You can also expect to drop a lot of water weight. This is because when you are eating so few carbs, you carry less glycogen and therefore hold less water. For each gram of stored carbohydrates (glycogen) you will hold up to 3g of water. Considering the average human holds 400g of stored glycogen between their muscle (300g) and liver (100g) stores, you might be carrying 400*4=1600g=1.6kg of water weight. This amount will quickly reduce and for some people the joy of losing weight (water or not) will counteract their flu-like symptoms. This is something I definitely experienced, going both ways. When I went ketogenic my weight dropped rapidly for a few days before settling into a steady decrease. On the other hand, whenever I consume some more carbs, I will definitely weigh more the next day. I’m comfortable with this though, because I know most of it will be going towards restocking glycogen stores and not fat stores.

Why would you choose the ketogenic diet over the paleo diet?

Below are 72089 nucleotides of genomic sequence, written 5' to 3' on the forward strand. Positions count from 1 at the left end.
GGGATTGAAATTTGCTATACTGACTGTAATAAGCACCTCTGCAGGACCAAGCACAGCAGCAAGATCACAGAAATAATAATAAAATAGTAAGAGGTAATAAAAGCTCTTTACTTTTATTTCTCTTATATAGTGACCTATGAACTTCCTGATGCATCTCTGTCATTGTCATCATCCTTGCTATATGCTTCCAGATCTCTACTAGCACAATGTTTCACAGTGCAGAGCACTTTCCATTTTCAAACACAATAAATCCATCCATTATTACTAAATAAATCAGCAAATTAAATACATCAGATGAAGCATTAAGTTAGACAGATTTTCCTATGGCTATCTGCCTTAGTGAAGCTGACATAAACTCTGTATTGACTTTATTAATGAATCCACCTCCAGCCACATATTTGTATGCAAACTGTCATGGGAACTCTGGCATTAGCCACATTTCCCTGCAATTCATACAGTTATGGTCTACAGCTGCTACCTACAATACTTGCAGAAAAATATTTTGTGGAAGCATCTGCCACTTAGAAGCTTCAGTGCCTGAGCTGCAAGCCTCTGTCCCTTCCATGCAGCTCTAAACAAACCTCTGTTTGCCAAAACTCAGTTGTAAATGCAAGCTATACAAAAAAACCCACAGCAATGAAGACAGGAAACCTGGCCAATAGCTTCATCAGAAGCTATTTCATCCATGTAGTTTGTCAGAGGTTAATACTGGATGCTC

I wouldn’t! I won’t pull any punches here, and I’ll wholeheartedly say that, in my opinion, the paleo diet trumps the ketogenic diet hands down. You’ll lose more weight and reach optimum health by eating a strict paleo diet compared to a ketogenic diet filled with artificial sweeteners and low-carb junk food.

But then again this all depends on our definition of the diets. If we define paleo as a dedication to natural, whole foods which we’re designed to eat, compared to merely being in ketosis by going to McDonald’s and having ordering the Big Mac without the bun, then it is obvious which side is going to win.

Me neither...
This is exactly the same problem with the assumption that all vegans or all vegetarians are healthy. You can eat lots of vegan junk food and you could have a Paleo diet which was excessively high in sugar (with ease - just check out the sugar values on some of the nut and berry bars labelled as paleo...).

Plus, that’s just how I define the two diets. I see the Paleo diet as holistic whole food focus while someone else might see it purely as dropping grains, sugars, and industrial oils.